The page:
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This essay is a very belated response to a " part 1 " published in February 2015. The gist of that essay was a response to a corre...

Thursday, April 27, 2017


It's long been observed that American genre-comics tend to travel a more straightforward, plot-determined path to get to their destinations, while similar works in Europe tend to wander about in peripatetic fashion. I don't make this observation for the reasons of elitist critics-- to tout the innate superiority of the European approach-- but to apply the distinction to this week's mythcomic.

Milton Caniff's comic strip TERRY AND THE PIRATES cast a long shadow over the world of comics long after Caniff departed the strip in 1946. The Italian Hugo Pratt was one of many artists who to some extent emulated Caniff's bag of visual tricks. For a comics-critic confined to the English language, it's difficult to assess Pratt's overall work. Almost the only works translated are Pratt's stories of Corto Maltese, and these stories caught the attention of American fans largely thanks to Frank Miller talked up Pratt's work during the height of Miller's popularity.  

The titular hero bears a loose resemblance to the tough adventurer Pat Ryan of Caniff's TERRY, but Pratt's Corto Maltese is much more laid-back and eccentric, and where Ryan is confined mostly to China, Corto wanders many parts of the world during the early 20th century. His creator knew some of these locals from personal experience. According to a preface in NBM's 1990 translation of FABLE OF VENICE, Pratt based this 1977 album-novel on his own experiences growing up in Venice. 

Given the protagonist's name, I find it logical that a particular influence on FABLE must have been Dashiell's Hammett's 1929 novel THE MALTESE FALCON and/or its film-adaptations. The novel is named for a fabulously valuable statue of a falcon, over which the novel's hero and his antagonists contend. The novel, much like Caniff's strip, is usually concerned purely with worldly concerns of profit.

But Pratt, who claims to have experienced uncanny phenomena in his encounters with the variegated cultures of Venice, takes the same idea of a character seeking a fabulous treasure but uses the idea to illustrate the arcane traditions of the Mediterranean cultures. FABLE starts with Corto falling through the ceiling of a room in which a group of Venetian Masons are convening. But where this might lead to some wild brawl in a Caniff storyline, the Masons simply escort the unfortunate sailor out of their sanctum. But the scene gives Pratt a chance to establish Corto's philosophical status with the reader. He shows that he knows something about the esoteric tradition, and yet tells the Masonic leader that "I'm just a free sailor-- at least, I  hope I am!"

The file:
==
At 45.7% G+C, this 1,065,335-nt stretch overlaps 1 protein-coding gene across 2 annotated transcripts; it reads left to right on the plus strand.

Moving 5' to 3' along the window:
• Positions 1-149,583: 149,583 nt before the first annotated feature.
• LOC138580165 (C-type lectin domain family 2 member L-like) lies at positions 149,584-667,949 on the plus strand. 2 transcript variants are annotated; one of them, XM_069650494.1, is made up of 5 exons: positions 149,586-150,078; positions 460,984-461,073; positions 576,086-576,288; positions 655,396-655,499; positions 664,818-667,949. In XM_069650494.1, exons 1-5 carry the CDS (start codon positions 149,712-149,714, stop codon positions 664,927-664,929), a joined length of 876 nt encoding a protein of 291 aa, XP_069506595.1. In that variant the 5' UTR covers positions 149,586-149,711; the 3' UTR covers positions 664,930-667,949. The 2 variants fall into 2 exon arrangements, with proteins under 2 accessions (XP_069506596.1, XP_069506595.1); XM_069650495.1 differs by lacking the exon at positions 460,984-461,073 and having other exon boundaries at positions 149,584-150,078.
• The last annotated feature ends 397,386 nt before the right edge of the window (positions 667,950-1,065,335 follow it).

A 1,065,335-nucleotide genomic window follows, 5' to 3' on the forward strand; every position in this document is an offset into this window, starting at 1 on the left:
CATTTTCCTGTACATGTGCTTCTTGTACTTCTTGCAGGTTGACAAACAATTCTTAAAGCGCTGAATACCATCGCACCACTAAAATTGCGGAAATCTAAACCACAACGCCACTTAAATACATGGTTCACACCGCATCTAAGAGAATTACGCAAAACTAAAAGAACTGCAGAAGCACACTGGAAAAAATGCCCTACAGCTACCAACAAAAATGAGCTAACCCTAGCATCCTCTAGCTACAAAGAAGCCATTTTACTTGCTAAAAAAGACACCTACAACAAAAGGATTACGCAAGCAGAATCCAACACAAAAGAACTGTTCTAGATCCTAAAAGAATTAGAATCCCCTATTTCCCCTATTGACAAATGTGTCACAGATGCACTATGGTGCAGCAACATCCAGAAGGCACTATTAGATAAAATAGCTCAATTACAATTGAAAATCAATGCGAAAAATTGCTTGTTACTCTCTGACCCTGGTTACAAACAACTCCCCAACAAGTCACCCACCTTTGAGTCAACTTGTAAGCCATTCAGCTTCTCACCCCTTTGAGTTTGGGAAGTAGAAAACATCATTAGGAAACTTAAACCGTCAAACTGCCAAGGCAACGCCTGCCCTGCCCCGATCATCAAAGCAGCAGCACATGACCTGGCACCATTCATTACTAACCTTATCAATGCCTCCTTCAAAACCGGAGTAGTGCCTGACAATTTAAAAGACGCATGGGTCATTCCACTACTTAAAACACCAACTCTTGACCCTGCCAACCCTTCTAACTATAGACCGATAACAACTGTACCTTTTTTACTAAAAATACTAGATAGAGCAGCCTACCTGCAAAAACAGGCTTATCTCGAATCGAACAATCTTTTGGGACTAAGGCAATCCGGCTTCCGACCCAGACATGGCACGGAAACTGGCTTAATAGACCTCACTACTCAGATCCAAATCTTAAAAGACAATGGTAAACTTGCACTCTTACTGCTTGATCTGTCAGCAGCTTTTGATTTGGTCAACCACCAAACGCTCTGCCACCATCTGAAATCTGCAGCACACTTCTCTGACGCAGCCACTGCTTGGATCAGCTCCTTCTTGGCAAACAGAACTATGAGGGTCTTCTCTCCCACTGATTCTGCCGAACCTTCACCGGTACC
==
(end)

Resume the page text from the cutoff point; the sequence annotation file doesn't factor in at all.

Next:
From then on, Corto wanders the streets of Venice, encountering both old acquaintances from past visits and new people, most of whom are directly or indirectly associated with esoteric matters. He has a few dust-ups with the authorities, just like Caniff's hero:

But on the whole, the wandering plot is mostly about the mysteries of Venice, where Corto observes that anything can happen. The treasure he seeks is a supposedly magical emerald, but he quests after this prize not for personal gain, but because a late associate, Baron Corvo, challenged the sailor to find the emerald. The emerald has a storied history like that of the Maltese Falcon, but the gem goes much further back, supposedly passing through the hands of myth-figures like Cain and Lilith and into the slightly more historical-seeming figures of Simon Peter and Simon Magus.

While trying to track down the elusive jewel, Corto meets various people associated with occultism, particularly Hipazia, who believes herself to be the reincarnation of Hypatia, the renowned Neoplatonic scholar who lived in Egypt during the 4th century A.D.  Hypazia projects the sense of being almost other-worldly, though Corto tells a friend "that girl can only love what she can't have."

FABLE puts forth a cornucopia of arcane references from the Greco-Roman world, the Bible, Islam, and even Nordic mythology. I don't think any of them add up to much individually, but these references, like the characters I discussed in this essay, "take on mythic status through their association." No literal magic is seen, so the novel registers an uncanny phenomenality through the trope of "weird societies." In addition, Corto has a bizarre dream in which he has a long conversation with a genie who looks like one of his old adversaries. And though he awakens from this dream, after the treasure-hunt (and murder-mystery) is solved, it turns out that the novel itself is something of a dream. FABLE ends with Corto bringing all of the characters "on stage"-- even those who have died-- to take their bows, and then leaves to appear in his next story. In my experience, this is one of the few times that a "delirious dream" took place WITHIN the context of a "fallacious figment."

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